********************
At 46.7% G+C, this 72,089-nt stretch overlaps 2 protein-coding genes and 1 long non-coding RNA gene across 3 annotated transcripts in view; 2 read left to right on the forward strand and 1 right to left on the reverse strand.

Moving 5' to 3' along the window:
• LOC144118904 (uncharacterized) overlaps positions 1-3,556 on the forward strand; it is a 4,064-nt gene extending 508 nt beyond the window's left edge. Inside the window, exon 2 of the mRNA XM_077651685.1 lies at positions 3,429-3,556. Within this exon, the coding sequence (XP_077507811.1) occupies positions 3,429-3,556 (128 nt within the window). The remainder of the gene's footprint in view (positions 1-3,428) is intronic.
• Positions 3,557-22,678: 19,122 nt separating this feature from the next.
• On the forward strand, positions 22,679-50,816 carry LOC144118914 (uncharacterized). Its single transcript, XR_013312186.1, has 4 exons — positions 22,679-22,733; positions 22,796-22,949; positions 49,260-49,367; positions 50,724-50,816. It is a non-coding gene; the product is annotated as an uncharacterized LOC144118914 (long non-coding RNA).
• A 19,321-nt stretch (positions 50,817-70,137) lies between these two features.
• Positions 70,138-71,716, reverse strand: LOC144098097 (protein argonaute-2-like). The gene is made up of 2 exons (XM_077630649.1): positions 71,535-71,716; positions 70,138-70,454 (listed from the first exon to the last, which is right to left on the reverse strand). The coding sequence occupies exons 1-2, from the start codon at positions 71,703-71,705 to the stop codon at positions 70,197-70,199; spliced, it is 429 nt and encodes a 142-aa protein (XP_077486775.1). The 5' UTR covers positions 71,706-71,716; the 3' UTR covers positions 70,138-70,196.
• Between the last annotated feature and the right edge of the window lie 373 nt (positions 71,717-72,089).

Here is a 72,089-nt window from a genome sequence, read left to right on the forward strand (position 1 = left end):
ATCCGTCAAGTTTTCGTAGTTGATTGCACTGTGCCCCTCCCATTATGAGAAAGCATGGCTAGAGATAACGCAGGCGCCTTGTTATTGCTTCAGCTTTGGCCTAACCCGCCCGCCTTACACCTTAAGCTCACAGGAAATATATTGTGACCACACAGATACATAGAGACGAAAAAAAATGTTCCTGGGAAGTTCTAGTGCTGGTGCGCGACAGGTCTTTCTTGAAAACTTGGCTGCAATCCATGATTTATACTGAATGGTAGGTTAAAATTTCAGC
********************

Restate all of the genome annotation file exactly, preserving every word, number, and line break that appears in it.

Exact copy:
At 46.7% G+C, this 72,089-nt stretch overlaps 2 protein-coding genes and 1 long non-coding RNA gene across 3 annotated transcripts in view; 2 read left to right on the forward strand and 1 right to left on the reverse strand.

Moving 5' to 3' along the window:
• LOC144118904 (uncharacterized) overlaps positions 1-3,556 on the forward strand; it is a 4,064-nt gene extending 508 nt beyond the window's left edge. Inside the window, exon 2 of the mRNA XM_077651685.1 lies at positions 3,429-3,556. Within this exon, the coding sequence (XP_077507811.1) occupies positions 3,429-3,556 (128 nt within the window). The remainder of the gene's footprint in view (positions 1-3,428) is intronic.
• Positions 3,557-22,678: 19,122 nt separating this feature from the next.
• On the forward strand, positions 22,679-50,816 carry LOC144118914 (uncharacterized). Its single transcript, XR_013312186.1, has 4 exons — positions 22,679-22,733; positions 22,796-22,949; positions 49,260-49,367; positions 50,724-50,816. It is a non-coding gene; the product is annotated as an uncharacterized LOC144118914 (long non-coding RNA).
• A 19,321-nt stretch (positions 50,817-70,137) lies between these two features.
• Positions 70,138-71,716, reverse strand: LOC144098097 (protein argonaute-2-like). The gene is made up of 2 exons (XM_077630649.1): positions 71,535-71,716; positions 70,138-70,454 (listed from the first exon to the last, which is right to left on the reverse strand). The coding sequence occupies exons 1-2, from the start codon at positions 71,703-71,705 to the stop codon at positions 70,197-70,199; spliced, it is 429 nt and encodes a 142-aa protein (XP_077486775.1). The 5' UTR covers positions 71,706-71,716; the 3' UTR covers positions 70,138-70,196.
• Between the last annotated feature and the right edge of the window lie 373 nt (positions 71,717-72,089).

Here is a 72,089-nt window from a genome sequence, read left to right on the forward strand (position 1 = left end):
ATCCGTCAAGTTTTCGTAGTTGATTGCACTGTGCCCCTCCCATTATGAGAAAGCATGGCTAGAGATAACGCAGGCGCCTTGTTATTGCTTCAGCTTTGGCCTAACCCGCCCGCCTTACACCTTAAGCTCACAGGAAATATATTGTGACCACACAGATACATAGAGACGAAAAAAAATGTTCCTGGGAAGTTCTAGTGCTGGTGCGCGACAGGTCTTTCTTGAAAACTTGGCTGCAATCCATGATTTATACTGAATGGTAGGTTAAAATTTCAGC